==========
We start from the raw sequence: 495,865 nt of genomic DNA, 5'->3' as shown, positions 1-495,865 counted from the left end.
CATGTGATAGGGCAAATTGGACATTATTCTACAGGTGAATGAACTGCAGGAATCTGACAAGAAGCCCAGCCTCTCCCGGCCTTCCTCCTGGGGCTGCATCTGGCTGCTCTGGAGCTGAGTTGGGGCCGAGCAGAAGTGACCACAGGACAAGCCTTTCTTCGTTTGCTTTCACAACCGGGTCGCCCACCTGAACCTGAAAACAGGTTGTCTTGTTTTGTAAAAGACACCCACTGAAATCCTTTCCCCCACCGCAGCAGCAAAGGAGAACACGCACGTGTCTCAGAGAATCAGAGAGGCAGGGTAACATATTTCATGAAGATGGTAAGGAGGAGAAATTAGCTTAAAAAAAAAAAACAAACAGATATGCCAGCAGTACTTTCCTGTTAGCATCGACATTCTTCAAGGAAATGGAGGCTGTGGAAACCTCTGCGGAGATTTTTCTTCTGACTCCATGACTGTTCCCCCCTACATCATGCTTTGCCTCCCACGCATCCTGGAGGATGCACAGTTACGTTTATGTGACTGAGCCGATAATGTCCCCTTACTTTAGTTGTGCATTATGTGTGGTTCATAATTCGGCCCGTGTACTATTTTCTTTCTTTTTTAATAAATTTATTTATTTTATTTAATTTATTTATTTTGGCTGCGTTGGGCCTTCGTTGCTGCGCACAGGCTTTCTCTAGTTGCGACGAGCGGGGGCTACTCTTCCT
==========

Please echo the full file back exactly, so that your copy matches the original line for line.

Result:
We start from the raw sequence: 495,865 nt of genomic DNA, 5'->3' as shown, positions 1-495,865 counted from the left end.
CATGTGATAGGGCAAATTGGACATTATTCTACAGGTGAATGAACTGCAGGAATCTGACAAGAAGCCCAGCCTCTCCCGGCCTTCCTCCTGGGGCTGCATCTGGCTGCTCTGGAGCTGAGTTGGGGCCGAGCAGAAGTGACCACAGGACAAGCCTTTCTTCGTTTGCTTTCACAACCGGGTCGCCCACCTGAACCTGAAAACAGGTTGTCTTGTTTTGTAAAAGACACCCACTGAAATCCTTTCCCCCACCGCAGCAGCAAAGGAGAACACGCACGTGTCTCAGAGAATCAGAGAGGCAGGGTAACATATTTCATGAAGATGGTAAGGAGGAGAAATTAGCTTAAAAAAAAAAAACAAACAGATATGCCAGCAGTACTTTCCTGTTAGCATCGACATTCTTCAAGGAAATGGAGGCTGTGGAAACCTCTGCGGAGATTTTTCTTCTGACTCCATGACTGTTCCCCCCTACATCATGCTTTGCCTCCCACGCATCCTGGAGGATGCACAGTTACGTTTATGTGACTGAGCCGATAATGTCCCCTTACTTTAGTTGTGCATTATGTGTGGTTCATAATTCGGCCCGTGTACTATTTTCTTTCTTTTTTAATAAATTTATTTATTTTATTTAATTTATTTATTTTGGCTGCGTTGGGCCTTCGTTGCTGCGCACAGGCTTTCTCTAGTTGCGACGAGCGGGGGCTACTCTTCCT